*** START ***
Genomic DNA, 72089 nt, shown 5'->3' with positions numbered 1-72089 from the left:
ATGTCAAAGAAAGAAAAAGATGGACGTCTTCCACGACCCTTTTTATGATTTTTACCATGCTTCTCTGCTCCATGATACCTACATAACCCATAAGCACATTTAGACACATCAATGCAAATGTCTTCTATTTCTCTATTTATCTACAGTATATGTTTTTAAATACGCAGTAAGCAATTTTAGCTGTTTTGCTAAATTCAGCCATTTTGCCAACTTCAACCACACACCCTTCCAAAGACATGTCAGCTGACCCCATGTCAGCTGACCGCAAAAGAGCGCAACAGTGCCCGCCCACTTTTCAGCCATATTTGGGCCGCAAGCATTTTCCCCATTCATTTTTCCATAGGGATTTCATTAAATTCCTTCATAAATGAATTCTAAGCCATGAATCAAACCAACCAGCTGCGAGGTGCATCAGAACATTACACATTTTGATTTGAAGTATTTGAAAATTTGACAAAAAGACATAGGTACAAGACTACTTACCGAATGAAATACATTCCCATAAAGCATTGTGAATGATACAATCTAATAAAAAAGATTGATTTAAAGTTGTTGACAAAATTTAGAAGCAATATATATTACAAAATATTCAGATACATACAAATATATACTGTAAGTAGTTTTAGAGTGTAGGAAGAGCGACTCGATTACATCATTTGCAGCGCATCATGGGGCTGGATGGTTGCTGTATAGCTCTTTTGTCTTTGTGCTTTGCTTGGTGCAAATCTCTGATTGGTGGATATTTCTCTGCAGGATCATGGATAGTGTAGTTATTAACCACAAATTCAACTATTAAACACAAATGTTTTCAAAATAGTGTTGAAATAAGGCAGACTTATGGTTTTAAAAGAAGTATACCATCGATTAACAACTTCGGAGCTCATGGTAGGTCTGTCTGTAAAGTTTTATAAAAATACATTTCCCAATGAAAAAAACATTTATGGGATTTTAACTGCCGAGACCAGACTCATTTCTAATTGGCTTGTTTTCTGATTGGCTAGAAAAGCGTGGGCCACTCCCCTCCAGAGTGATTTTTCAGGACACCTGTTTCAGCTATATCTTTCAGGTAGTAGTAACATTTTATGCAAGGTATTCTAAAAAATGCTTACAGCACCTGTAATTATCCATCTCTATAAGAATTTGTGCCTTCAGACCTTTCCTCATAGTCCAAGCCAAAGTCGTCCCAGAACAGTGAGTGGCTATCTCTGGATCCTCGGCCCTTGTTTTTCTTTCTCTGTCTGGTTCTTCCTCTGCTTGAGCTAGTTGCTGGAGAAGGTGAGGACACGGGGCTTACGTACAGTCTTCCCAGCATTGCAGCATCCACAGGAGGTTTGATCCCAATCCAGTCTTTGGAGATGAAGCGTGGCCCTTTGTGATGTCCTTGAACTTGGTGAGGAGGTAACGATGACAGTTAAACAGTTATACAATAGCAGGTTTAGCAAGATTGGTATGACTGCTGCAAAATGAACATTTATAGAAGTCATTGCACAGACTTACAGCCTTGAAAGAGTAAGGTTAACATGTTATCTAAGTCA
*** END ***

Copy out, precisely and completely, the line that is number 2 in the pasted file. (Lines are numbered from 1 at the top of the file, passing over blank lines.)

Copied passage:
ATGTCAAAGAAAGAAAAAGATGGACGTCTTCCACGACCCTTTTTATGATTTTTACCATGCTTCTCTGCTCCATGATACCTACATAACCCATAAGCACATTTAGACACATCAATGCAAATGTCTTCTATTTCTCTATTTATCTACAGTATATGTTTTTAAATACGCAGTAAGCAATTTTAGCTGTTTTGCTAAATTCAGCCATTTTGCCAACTTCAACCACACACCCTTCCAAAGACATGTCAGCTGACCCCATGTCAGCTGACCGCAAAAGAGCGCAACAGTGCCCGCCCACTTTTCAGCCATATTTGGGCCGCAAGCATTTTCCCCATTCATTTTTCCATAGGGATTTCATTAAATTCCTTCATAAATGAATTCTAAGCCATGAATCAAACCAACCAGCTGCGAGGTGCATCAGAACATTACACATTTTGATTTGAAGTATTTGAAAATTTGACAAAAAGACATAGGTACAAGACTACTTACCGAATGAAATACATTCCCATAAAGCATTGTGAATGATACAATCTAATAAAAAAGATTGATTTAAAGTTGTTGACAAAATTTAGAAGCAATATATATTACAAAATATTCAGATACATACAAATATATACTGTAAGTAGTTTTAGAGTGTAGGAAGAGCGACTCGATTACATCATTTGCAGCGCATCATGGGGCTGGATGGTTGCTGTATAGCTCTTTTGTCTTTGTGCTTTGCTTGGTGCAAATCTCTGATTGGTGGATATTTCTCTGCAGGATCATGGATAGTGTAGTTATTAACCACAAATTCAACTATTAAACACAAATGTTTTCAAAATAGTGTTGAAATAAGGCAGACTTATGGTTTTAAAAGAAGTATACCATCGATTAACAACTTCGGAGCTCATGGTAGGTCTGTCTGTAAAGTTTTATAAAAATACATTTCCCAATGAAAAAAACATTTATGGGATTTTAACTGCCGAGACCAGACTCATTTCTAATTGGCTTGTTTTCTGATTGGCTAGAAAAGCGTGGGCCACTCCCCTCCAGAGTGATTTTTCAGGACACCTGTTTCAGCTATATCTTTCAGGTAGTAGTAACATTTTATGCAAGGTATTCTAAAAAATGCTTACAGCACCTGTAATTATCCATCTCTATAAGAATTTGTGCCTTCAGACCTTTCCTCATAGTCCAAGCCAAAGTCGTCCCAGAACAGTGAGTGGCTATCTCTGGATCCTCGGCCCTTGTTTTTCTTTCTCTGTCTGGTTCTTCCTCTGCTTGAGCTAGTTGCTGGAGAAGGTGAGGACACGGGGCTTACGTACAGTCTTCCCAGCATTGCAGCATCCACAGGAGGTTTGATCCCAATCCAGTCTTTGGAGATGAAGCGTGGCCCTTTGTGATGTCCTTGAACTTGGTGAGGAGGTAACGATGACAGTTAAACAGTTATACAATAGCAGGTTTAGCAAGATTGGTATGACTGCTGCAAAATGAACATTTATAGAAGTCATTGCACAGACTTACAGCCTTGAAAGAGTAAGGTTAACATGTTATCTAAGTCA